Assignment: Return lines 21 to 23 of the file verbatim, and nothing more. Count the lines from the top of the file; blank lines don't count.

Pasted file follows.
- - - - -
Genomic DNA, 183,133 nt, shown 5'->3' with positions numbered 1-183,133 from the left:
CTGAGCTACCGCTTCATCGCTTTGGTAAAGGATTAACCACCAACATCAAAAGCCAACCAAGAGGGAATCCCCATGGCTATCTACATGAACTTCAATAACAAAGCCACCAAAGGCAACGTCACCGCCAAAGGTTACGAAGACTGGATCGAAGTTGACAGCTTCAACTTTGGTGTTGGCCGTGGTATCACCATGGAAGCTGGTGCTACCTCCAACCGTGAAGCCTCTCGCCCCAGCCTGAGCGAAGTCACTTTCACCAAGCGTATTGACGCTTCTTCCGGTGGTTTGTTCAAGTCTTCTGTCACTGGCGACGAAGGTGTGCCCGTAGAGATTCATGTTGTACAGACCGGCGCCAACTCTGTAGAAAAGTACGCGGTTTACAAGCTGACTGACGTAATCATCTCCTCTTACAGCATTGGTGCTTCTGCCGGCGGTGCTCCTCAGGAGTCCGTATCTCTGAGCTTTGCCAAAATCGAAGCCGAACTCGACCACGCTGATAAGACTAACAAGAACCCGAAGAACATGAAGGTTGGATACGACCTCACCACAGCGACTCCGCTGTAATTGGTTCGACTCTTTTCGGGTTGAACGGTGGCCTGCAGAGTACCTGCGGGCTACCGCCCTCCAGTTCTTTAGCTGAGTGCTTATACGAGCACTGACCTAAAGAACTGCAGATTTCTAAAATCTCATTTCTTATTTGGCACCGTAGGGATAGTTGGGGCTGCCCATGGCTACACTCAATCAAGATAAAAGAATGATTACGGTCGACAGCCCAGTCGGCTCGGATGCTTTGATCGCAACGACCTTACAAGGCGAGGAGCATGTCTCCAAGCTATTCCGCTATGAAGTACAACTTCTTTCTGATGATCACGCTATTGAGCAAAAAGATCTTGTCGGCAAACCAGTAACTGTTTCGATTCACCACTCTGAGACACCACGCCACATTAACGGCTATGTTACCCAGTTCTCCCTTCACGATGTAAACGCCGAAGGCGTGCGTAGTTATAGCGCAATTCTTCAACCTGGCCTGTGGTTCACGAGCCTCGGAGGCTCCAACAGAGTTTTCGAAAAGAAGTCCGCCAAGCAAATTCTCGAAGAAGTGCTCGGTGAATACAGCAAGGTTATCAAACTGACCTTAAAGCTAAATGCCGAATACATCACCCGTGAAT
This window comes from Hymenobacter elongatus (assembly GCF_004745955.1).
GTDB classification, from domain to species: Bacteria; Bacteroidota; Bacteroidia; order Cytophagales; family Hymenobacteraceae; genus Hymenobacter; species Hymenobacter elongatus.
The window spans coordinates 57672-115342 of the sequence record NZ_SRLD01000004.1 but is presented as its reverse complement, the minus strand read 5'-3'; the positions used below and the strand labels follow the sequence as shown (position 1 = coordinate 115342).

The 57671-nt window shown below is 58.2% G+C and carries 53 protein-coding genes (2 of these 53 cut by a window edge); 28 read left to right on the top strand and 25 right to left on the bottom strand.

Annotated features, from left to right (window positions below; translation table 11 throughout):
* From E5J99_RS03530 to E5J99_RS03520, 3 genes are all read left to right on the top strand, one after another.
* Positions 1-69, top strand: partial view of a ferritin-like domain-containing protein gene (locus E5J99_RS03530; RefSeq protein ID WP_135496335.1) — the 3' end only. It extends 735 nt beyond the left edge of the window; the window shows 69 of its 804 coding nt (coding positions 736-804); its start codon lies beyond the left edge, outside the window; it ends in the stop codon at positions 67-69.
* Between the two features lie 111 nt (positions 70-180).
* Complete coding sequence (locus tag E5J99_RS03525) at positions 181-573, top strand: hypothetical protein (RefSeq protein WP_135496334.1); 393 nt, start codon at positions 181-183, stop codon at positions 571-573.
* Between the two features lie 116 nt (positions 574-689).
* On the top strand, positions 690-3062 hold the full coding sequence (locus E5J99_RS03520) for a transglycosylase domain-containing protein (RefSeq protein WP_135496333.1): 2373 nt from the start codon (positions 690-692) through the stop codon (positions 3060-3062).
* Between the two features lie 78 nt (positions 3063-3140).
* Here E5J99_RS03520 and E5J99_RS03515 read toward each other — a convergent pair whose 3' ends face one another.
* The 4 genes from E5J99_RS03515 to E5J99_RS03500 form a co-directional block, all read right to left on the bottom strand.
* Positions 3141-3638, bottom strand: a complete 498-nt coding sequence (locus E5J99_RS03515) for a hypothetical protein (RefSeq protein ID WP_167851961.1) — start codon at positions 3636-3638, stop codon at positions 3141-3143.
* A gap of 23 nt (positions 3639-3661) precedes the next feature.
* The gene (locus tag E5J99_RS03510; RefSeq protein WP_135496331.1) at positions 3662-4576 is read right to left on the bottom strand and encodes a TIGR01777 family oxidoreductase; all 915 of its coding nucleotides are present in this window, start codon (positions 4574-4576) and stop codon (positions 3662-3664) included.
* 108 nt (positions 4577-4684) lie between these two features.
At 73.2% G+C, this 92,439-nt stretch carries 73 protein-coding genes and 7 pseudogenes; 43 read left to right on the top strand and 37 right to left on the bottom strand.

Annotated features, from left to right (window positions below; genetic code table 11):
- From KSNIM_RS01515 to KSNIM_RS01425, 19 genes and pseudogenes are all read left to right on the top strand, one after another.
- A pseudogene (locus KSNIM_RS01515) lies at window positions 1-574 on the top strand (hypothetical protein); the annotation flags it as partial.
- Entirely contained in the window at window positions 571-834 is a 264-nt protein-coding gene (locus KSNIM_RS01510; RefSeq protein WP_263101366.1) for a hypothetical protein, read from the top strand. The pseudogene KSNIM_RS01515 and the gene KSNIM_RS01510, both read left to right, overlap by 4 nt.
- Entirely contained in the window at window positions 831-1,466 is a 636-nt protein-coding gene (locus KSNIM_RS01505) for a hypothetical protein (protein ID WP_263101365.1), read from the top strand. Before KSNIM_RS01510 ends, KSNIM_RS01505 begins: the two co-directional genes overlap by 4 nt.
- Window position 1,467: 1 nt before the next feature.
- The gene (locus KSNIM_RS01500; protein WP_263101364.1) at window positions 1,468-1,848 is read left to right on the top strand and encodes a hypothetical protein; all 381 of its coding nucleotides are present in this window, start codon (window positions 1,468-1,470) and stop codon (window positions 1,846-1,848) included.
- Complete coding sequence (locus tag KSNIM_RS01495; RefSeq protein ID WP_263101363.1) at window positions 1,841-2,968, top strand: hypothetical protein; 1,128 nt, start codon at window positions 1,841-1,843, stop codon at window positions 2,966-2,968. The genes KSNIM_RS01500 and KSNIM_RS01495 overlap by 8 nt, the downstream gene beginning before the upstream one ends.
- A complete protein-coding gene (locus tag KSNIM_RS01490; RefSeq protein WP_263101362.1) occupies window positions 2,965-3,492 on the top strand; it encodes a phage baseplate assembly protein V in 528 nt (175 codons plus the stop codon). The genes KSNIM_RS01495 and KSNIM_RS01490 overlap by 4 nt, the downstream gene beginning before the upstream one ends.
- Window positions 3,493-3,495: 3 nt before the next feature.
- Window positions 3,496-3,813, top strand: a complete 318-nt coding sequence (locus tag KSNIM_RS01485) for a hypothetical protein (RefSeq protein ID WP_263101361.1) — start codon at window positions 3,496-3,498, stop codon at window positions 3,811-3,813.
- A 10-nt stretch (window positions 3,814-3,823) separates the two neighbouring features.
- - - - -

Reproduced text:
At 73.2% G+C, this 92,439-nt stretch carries 73 protein-coding genes and 7 pseudogenes; 43 read left to right on the top strand and 37 right to left on the bottom strand.

Annotated features, from left to right (window positions below; genetic code table 11):
- From KSNIM_RS01515 to KSNIM_RS01425, 19 genes and pseudogenes are all read left to right on the top strand, one after another.